Open access

Mason Marshall, Terri Starman, H. Brent Pemberton, and Calvin Trostle

Sunflower ‘Sunfinity’ (Helianthus hybrida) can be produced as a potted plant if apical dominance is removed with a manual pinch to control plant height and promote branching and flower number. Chemical pinching agents such as dikegulac sodium could prove to be valuable tools to reduce the labor and costs associated with manual pinching. Our objective was to determine the time of seedling growth and concentration of dikegulac sodium foliar spray application that would result in morphology similar to manually pinched plants. Dikegulac sodium was applied to sunflower ‘Sunfinity’ seedlings at one of four concentrations increasing from 200 to 500 mg⋅L−1 at the time of growth when the first, second, or third node (N1, N2, or N3) was the apical node and axillary stems at those nodes were undeveloped. Applications of 400 mg⋅L−1 at N3 and 500 mg·L−1 at N2 removed apical dominance because of total senescence of the apical meristem and produced a well-branched plant similar to that subjected to manual pinching. Apical dominance was temporarily inhibited without senescence of the apical meristem when 400 mg⋅L−1 was applied at N2 and when 500 mg⋅L−1 was applied at N3, which, nevertheless, resulted in branching that formed a well-rounded canopy.

Open access

Madhav Parajuli and Fulya Baysal-Gurel

Phytophthora nicotianae and Rhizoctonia solani are the well-described soilborne pathogens of concern causing Phytophthora and Rhizoctonia root rot, respectively, of red maple plants (Acer rubrum L.), resulting in substantial economic losses to nursery growers. The management of root and crown rot disease of red maple is a big challenge. The objective of this study was to test the efficacy of several fungicide and biofungicide products to control Phytophthora and Rhizoctonia root rot on red maple plants in greenhouse conditions. Treatments, including fungicides and biofungicides, and nontreated and inoculated and nontreated and noninoculated as controls were arranged in a completely randomized design with six replications. Red maples planted in number 1 nursery containers were artificially inoculated with P. nicotianae or R. solani. Plant height, plant width, total fresh weight, and root fresh weight were measured and roots were assessed for root rot disease severity based on a scale of 0% to 100% root damaged. The pathogen recovery percentage of plant roots was determined by culturing ten randomly selected root pieces (≈1 cm long) cut from the root tips on Phytophthora selective medium (PARPH-V8) or Rhizoctonia semi-selective medium. All tested fungicides and biofungicides reduced Phytophthora and Rhizoctonia root rot on red maple plants compared with the nontreated and inoculated control. Likewise, pathogen recovery was lower for fungicide-treated and biofungicide-treated plants. Fungicides, such as mefenoxam, oxathiapiprolin, pyraclostrobin plus boscalid, and pyraclostrobin provided the most effective control of Phytophthora root rot. Pyraclostrobin plus boscalid and pyraclostrobin followed by biofungicides Bacillus amyloliquefaciens strain F727 and Trichoderma harzianum Rifai strain T-22 plus T. virens strain G-41 were most effective for suppressing Rhizoctonia root rot. There were no differences in plant height, plant width, plant fresh weight, and root fresh weight among the treatments. These findings will help nursery producers make decisions while formulating soilborne disease management strategies for red maple production.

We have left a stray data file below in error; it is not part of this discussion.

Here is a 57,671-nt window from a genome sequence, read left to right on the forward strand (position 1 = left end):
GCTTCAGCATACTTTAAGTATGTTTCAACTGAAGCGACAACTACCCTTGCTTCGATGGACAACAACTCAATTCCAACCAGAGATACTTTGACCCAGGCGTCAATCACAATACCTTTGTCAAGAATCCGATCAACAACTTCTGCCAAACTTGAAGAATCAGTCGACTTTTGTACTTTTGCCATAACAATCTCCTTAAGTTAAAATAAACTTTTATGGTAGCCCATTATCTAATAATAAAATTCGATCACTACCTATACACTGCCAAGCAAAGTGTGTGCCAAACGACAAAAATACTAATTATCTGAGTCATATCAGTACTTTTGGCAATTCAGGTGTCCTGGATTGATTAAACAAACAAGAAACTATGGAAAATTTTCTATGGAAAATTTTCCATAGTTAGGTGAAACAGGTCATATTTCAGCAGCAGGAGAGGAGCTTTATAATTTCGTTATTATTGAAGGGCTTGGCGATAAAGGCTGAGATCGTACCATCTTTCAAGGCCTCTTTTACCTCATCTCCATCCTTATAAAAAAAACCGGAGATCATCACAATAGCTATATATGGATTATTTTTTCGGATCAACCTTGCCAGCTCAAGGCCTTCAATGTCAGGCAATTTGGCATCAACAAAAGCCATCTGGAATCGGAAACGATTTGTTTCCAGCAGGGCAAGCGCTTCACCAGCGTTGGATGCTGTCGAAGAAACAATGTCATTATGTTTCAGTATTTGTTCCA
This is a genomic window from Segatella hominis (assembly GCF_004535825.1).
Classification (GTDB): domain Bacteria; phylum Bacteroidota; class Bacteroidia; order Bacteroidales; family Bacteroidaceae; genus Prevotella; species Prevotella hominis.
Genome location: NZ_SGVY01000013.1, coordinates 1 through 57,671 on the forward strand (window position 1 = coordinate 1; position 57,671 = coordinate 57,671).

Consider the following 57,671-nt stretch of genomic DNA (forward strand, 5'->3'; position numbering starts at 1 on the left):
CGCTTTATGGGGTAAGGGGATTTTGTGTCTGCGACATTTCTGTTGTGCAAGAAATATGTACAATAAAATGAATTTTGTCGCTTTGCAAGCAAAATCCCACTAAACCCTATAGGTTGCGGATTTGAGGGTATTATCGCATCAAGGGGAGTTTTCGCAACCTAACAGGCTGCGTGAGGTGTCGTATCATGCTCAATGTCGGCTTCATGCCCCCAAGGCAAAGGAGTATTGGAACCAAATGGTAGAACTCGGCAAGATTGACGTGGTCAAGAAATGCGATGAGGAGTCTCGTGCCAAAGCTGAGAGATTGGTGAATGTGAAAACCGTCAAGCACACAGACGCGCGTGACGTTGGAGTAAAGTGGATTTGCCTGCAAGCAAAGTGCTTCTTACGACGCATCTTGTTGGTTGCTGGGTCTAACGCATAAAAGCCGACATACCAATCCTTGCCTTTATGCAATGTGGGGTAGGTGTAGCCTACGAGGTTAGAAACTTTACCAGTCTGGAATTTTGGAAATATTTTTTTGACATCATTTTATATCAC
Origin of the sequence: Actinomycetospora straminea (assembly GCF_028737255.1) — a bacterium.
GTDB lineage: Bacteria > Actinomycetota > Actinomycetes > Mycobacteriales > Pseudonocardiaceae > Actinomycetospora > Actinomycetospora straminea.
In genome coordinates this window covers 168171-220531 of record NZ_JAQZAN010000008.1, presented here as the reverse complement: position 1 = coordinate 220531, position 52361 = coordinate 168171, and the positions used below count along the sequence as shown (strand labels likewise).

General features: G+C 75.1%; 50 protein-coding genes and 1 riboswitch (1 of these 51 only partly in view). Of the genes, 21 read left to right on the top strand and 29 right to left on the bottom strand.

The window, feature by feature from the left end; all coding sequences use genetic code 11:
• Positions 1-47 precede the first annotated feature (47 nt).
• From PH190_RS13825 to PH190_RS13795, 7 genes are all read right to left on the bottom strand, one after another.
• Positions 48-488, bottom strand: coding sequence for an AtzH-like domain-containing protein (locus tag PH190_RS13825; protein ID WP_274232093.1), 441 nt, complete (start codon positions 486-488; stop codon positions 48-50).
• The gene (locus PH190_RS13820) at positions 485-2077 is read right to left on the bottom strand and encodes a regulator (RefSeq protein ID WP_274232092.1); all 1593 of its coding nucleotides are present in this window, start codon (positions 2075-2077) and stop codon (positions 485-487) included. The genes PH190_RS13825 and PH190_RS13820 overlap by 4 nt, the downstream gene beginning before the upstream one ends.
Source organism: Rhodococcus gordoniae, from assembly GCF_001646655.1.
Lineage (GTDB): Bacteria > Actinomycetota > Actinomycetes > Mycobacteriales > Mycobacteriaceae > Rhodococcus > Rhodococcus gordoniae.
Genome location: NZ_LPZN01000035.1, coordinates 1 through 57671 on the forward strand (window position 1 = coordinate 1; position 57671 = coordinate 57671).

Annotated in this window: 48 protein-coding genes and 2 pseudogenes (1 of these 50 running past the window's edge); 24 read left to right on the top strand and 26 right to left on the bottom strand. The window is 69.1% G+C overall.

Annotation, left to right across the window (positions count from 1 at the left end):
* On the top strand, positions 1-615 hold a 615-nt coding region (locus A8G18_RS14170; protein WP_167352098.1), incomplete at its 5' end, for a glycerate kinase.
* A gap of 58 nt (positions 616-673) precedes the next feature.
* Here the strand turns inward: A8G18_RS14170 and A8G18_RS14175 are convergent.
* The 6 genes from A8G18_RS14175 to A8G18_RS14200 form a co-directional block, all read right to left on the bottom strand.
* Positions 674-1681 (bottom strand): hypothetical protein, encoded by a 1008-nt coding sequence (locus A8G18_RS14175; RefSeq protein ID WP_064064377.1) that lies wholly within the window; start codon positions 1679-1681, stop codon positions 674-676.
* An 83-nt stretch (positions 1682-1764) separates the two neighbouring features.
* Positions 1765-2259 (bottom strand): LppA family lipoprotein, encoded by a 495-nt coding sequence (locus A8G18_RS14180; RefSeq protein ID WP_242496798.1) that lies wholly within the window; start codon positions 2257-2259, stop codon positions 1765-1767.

Open access

Alwin Hopf, Kenneth J. Boote, Anne Plotto, Senthold Asseng, Xin Zhao, Vakhtang Shelia, and Gerrit Hoogenboom

Fruit quality is of increasing importance for consumers but is a complex trait for growers, as it is affected by environment, genotype, and crop management interactions. Decision support tools, such as computer models that simulate crop growth and development can help optimize production but require further improvement to simulate quality aspects. The goal of this study was to apply the newly developed CROPGRO-Strawberry model in the Decision Support System for Agrotechnology Transfer (DSSAT) model framework and develop a module for the dynamic prediction of quality traits for strawberry. Experimental data from Florida with quality measurements from multiple harvests were correlated with indices based on preharvest weather conditions (temperature, radiation, rainfall) and simulated model parameters (evapotranspiration) during fruit development. Two quality relationships based on linear equations were identified and integrated into the model to simulate strawberry fruit soluble solids content (r 2 = 0.89, d = 0.97) and titratable acidity (r 2 = 0.55, d = 0.85) based on preharvest temperature. A strategic analysis with historical weather data for a subtropical growing region over a 10-year period showed the importance of seasonal climate variability for simulated strawberry yield and fruit quality across different harvest months. The improved CROPGRO-Strawberry model is the first process-based crop model to predict selected quality traits across multiple harvests throughout the season and can be extended to other crop models for which quality traits are important.